Change – why? Everything is rosy!
You’re a successful retail business, you’ve got the number one market slot. Sales are good and you believe you have competitive pricing. So why do you need to change? However, deep under that corporate hood, there are flaws.
Reaction time to competitors is still slow. Emotion and perceptions still permeate decision making rather than cold hard facts.
Established managers are reluctant to embrace new ways of thinking. Opportunities for transformation swiftly pass by and are forgotten about. Long held company bias’s remain until the balance sheet says something different.
Suddenly there is a crisis and panic ensues. Transformation and change programs are rapidly introduced.
Competitor knowledge is key
Unfortunately, too many retailers, especially those with long track records of success, look to change only when their business models begin to come under pressure. With the rapid changes in retail today it is essential that retailers understand more accurately market dynamics, including competitor’s pricing strategies, pricing policies, and product changes.
It’s surprising to see how many companies are lacking in basic competitor knowledge. They simply don’t invest in fact based decision tools.
We recognise the immense pressures on companies, both in terms of margins and staff, but it is an eye opener how many companies lack a strong fact-based understanding of their competition and their pricing.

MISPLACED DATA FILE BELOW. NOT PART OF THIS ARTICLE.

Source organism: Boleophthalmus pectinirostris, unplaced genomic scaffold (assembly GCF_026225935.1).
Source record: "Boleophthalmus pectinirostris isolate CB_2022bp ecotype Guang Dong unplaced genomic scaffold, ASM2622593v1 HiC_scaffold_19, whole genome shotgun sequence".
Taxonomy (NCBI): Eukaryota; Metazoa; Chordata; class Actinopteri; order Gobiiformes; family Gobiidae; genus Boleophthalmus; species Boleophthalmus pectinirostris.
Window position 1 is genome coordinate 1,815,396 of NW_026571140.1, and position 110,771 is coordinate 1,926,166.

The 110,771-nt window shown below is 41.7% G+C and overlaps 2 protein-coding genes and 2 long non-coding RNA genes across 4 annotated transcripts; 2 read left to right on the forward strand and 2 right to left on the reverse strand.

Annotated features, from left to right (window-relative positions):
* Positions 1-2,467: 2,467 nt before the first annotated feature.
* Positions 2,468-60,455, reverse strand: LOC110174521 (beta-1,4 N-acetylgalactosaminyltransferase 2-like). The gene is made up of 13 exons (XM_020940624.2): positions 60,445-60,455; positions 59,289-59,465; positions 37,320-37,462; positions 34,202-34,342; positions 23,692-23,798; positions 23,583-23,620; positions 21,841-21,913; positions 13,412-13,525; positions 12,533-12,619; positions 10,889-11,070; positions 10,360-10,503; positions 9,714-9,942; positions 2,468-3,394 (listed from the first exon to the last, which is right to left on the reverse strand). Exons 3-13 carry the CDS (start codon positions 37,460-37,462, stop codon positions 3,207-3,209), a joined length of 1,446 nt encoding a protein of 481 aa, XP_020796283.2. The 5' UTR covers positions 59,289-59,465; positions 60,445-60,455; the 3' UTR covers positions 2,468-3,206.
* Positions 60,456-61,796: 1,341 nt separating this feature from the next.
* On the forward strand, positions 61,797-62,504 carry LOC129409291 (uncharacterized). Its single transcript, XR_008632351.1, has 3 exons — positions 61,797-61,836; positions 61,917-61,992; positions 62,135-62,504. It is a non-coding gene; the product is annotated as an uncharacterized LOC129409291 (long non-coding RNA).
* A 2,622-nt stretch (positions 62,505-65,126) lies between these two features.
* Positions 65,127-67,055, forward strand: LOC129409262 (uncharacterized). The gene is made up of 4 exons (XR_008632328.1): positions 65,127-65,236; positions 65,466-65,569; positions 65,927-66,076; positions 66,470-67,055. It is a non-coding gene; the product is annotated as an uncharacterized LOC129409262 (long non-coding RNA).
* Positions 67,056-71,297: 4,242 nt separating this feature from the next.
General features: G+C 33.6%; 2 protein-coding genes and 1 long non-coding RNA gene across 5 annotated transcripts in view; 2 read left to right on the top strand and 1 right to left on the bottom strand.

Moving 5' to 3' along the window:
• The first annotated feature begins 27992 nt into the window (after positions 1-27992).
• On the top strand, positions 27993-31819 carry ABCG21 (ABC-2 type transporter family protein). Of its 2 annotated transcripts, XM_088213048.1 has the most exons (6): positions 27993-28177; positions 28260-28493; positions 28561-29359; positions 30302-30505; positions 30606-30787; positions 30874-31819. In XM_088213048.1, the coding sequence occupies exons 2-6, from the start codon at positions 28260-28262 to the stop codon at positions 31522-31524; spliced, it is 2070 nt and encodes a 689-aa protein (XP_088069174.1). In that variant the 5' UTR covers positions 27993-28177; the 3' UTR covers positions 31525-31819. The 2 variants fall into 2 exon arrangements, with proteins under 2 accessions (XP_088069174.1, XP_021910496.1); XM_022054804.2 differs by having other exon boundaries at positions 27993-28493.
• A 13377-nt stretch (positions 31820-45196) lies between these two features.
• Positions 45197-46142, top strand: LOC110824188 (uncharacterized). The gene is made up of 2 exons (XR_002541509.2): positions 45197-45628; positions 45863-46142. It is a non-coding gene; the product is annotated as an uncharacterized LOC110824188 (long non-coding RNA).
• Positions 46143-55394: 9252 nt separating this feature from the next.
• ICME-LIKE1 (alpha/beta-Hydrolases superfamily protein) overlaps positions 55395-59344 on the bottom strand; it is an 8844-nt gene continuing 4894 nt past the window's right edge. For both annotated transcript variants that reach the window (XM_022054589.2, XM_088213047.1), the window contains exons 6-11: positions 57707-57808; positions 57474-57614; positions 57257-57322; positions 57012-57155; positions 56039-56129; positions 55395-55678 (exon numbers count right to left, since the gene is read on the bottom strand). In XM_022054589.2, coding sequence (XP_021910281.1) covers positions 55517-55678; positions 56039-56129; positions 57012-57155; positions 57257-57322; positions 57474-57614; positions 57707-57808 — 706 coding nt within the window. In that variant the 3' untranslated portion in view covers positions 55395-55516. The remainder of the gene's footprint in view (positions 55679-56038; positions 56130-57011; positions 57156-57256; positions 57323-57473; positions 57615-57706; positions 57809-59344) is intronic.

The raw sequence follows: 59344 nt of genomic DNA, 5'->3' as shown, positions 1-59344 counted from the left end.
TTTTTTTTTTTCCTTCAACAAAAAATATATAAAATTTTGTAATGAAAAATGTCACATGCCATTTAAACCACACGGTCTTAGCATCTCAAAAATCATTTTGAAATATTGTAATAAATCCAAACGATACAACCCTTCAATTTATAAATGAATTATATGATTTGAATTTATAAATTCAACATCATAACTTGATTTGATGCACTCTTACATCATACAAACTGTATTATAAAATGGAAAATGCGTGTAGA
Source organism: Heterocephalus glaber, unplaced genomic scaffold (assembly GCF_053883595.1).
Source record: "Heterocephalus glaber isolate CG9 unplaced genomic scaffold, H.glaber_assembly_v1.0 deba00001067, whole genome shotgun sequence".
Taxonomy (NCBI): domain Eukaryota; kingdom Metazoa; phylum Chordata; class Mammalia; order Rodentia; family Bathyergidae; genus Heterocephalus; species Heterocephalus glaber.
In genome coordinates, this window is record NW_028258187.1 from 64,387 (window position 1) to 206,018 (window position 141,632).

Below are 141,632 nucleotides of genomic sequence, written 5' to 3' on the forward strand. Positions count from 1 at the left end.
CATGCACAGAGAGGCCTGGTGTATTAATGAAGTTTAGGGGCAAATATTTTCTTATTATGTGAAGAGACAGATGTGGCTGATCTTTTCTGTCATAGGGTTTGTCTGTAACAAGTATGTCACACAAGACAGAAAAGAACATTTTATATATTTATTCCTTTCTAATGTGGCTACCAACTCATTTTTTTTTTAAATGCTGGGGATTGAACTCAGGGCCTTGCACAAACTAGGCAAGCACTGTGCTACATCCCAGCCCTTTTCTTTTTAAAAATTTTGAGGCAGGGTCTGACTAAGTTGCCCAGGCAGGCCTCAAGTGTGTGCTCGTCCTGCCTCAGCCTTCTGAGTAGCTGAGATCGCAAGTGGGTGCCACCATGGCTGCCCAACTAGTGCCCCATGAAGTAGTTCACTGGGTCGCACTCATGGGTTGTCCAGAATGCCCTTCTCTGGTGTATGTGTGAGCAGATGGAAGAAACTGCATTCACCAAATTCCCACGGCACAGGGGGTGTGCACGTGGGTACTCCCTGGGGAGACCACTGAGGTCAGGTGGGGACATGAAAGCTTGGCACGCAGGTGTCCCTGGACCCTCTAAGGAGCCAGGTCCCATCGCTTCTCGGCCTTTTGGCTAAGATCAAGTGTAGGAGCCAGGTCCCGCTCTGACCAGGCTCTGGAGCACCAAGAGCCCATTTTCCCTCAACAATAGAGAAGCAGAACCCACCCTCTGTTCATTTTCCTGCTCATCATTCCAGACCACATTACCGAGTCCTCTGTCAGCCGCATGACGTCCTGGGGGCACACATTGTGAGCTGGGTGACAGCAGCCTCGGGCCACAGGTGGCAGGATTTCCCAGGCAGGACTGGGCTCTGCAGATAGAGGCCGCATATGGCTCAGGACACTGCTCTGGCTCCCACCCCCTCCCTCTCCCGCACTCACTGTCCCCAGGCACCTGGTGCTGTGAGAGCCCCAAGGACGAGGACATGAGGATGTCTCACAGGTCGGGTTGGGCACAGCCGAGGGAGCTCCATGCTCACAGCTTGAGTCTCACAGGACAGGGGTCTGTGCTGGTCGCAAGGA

Sometimes competitive pricing analysis is done, but normally it’s manually attempted. At best this approach is sporadic and only scratches the surface. It’s impossible to understand the real competitive landscape and long terms trends with this level of analysis.
Change is rapid and a constant
Change should be a constant in any organisation, but in today’s retail environment, change is particularly rapid. Internet sales, the ongoing revolution in technology and user expectations are making retail an exciting industry to work in. However, it also calls for a wake-up call for traditional practices.
Before you say, typical ‘Consultant Speak’, let me assure you I was a consultant but I also worked in large and small businesses over the past 30 years. I recognise the usual signs of resistance, the internal politics, the short-term views that persist and the difficulties in changing opinions.
Shortcuts don’t work
Investment in tools and systems with the supporting resources is difficult if not sometimes impossible. Especially when margins are slim and existing resources are acting like a ‘one-armed paper hanger’. However bear in mind that the retail industry is littered with failures, large and small, that didn’t react to competition. They saw what was happening on their doorstep but ultimately they either made the wrong decisions or failed to act.
A key component of any change or transformation is leadership. Ensuring that traditional ideas are challenged, being open to new ways of working allows companies to stay ahead of the curve.
Reinventing the way you look at things is essential, whether this store format, websites, people, distribution, product mix, IT and information gathering are all part of the transformation journey.
Our contribution is that we can assist in building a stronger competitive pricing insight that allows you to make faster decisions. Building a stronger intelligence base within your organisation enables you to build change in a more structured way.
However putting competitor pricing information systems in place is a challenge, when there are more immediate pressures and costs on your plate. Nevertheless making the right decisions is all about leadership. In my experience leadership is not just at the top, it’s everywhere in the organisation.
Enabling your leaders to have fact-based information could challenge the status quo and make it uncomfortable for some. However open information tends to build a stronger and more competitive organisation that will survive and thrive.